Cree usted pic.twitter.com/q2BKsKp24F— Abigail (@Abigail93229178) March 30, 2020
I have no doubt that the political left here in El Salvador would try to use despicable means to overthrow the President. Not long ago, they were a well funded political party with high ranking politicians that owned luxury mansions in the countryside. They’re no longer in power and their party was demonized once it was discovered that they did shady deals with the gangs. With that said, it’s important to mention that my speculation doesn’t mean that the left is actually promoting riots. Maybe they’re not. It’s impossible to know, and that’s exactly why dirty politics is downright dangerous. If people truly are suffering, or even starving, maybe they won’t get the help that they need. It’s sad and frustrating.
In An Interesting Twist, ElSalvador.com’s Social Media Staff Accidentally Criticized The President From The Main Twitter Account
ElSalvador.com is an established online news source in El Salvador. It hasn’t been clear in the past what the political interests of the website owners are. Normally they just publish the news, without getting personally involved. However, that changed today. Whomever was operating the twitter account for ElSalvador.com forgot to switch to their alternative Twitter account and accidentally published a highly critical comment of the President on ElSalvador.com’s main Twitter account.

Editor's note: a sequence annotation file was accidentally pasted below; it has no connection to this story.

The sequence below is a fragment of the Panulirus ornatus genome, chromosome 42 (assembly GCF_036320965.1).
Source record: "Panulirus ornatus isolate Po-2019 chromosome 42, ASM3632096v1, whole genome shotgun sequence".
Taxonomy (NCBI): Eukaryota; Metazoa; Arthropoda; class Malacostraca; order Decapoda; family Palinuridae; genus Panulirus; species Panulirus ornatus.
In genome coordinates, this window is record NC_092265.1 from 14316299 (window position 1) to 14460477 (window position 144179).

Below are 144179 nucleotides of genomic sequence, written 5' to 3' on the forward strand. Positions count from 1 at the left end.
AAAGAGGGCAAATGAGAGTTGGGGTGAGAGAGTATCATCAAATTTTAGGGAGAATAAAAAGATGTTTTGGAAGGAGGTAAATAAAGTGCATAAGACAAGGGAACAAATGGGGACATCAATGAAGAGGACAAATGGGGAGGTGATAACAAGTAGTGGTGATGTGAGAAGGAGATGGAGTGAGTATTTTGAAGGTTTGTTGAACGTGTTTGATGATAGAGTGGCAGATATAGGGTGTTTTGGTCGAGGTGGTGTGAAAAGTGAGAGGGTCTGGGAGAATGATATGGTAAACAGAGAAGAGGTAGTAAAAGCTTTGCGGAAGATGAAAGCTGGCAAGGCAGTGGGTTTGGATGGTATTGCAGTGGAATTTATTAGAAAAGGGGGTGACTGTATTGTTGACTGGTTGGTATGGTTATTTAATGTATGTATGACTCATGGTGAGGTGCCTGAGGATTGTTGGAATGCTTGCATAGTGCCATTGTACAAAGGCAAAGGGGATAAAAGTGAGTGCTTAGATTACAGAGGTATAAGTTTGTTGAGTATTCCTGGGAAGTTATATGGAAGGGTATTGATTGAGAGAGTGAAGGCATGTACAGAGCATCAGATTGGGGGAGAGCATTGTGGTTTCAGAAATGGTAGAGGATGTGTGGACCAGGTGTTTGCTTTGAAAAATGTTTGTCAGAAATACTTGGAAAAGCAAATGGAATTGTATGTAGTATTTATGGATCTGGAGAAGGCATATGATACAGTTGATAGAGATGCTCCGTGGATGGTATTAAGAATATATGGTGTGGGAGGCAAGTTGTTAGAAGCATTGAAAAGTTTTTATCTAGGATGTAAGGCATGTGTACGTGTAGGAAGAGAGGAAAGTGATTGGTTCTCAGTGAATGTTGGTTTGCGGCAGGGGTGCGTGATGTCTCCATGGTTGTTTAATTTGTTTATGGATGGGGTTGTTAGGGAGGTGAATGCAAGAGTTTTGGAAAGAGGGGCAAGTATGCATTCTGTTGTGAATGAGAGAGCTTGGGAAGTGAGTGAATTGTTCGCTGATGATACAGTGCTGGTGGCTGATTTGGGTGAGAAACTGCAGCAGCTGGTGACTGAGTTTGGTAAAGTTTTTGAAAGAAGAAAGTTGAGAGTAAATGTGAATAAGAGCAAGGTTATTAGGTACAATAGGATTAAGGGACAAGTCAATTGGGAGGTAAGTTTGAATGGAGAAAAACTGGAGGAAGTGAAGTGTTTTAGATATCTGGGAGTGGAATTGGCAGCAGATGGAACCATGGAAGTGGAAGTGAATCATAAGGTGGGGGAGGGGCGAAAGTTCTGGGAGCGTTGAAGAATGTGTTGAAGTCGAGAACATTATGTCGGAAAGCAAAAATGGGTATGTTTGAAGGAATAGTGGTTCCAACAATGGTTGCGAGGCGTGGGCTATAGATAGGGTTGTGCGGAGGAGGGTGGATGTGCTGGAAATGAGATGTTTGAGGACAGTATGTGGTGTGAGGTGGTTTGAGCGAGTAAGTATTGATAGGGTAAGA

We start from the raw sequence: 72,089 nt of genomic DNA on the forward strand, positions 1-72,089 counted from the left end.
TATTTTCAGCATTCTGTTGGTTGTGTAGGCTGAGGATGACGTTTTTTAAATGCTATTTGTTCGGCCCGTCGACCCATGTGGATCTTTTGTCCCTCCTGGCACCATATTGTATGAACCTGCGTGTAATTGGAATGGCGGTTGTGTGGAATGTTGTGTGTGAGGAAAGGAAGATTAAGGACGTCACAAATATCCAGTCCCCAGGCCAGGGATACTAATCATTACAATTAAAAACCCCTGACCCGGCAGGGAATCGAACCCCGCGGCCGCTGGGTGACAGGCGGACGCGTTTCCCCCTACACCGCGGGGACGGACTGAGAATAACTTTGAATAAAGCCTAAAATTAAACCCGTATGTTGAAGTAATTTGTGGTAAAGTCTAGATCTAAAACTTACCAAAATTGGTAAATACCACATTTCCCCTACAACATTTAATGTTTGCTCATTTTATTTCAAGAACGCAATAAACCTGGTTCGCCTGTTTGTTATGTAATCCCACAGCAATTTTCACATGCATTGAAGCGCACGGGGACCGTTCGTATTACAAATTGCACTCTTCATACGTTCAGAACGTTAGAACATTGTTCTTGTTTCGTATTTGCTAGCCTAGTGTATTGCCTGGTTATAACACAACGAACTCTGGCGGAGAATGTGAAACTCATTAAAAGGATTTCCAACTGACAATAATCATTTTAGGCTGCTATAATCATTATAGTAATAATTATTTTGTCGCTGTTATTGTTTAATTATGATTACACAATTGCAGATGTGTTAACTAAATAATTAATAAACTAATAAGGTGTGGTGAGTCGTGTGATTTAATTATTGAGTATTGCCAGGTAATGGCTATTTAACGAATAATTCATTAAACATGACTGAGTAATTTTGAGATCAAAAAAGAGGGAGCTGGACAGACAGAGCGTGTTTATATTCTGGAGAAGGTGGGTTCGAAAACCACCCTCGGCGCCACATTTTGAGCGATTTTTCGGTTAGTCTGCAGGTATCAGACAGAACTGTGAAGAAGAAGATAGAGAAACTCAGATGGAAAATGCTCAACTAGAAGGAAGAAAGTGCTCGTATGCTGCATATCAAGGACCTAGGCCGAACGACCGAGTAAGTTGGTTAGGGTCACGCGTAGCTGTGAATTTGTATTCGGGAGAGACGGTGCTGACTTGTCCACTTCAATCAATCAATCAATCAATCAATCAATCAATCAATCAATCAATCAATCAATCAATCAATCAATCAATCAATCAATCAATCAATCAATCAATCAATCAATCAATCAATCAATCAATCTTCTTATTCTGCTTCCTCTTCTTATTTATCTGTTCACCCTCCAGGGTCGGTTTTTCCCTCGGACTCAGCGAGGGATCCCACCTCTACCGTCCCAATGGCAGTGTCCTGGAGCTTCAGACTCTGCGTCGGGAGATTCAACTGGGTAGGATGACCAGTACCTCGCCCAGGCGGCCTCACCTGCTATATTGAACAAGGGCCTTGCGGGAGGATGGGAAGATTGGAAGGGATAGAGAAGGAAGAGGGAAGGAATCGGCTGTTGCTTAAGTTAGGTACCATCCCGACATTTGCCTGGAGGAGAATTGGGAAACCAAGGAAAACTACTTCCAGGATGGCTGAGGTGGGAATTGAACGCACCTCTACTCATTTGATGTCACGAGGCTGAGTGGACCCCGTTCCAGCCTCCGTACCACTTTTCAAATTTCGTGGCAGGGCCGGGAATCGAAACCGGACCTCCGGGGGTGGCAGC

Parece que el que maneja la cuenta de @elsalvadorcom se equivocó y no usó la cuenta alterna.— Nayib Bukele (@nayibbukele) March 31, 2020
Al menos ya no queda NINGUNA duda de uno de los que está detrás de los ataques al Gobierno ?
Excelente @Fabricioleon, así se hace patria. pic.twitter.com/UHtjqulsef
The President even commented on their mistake and the news agency quickly deleted the tweet. This was the first time this happened with the account. That’s an overwhelming “OOPS”. I guarantee that whomever accidentally published this was harshly scolded, if not fired from the position.
Anyway…back to the Coronavirus story.
Public Gatherings Are Inevitably Facilitating The Further Spread Of Coronavirus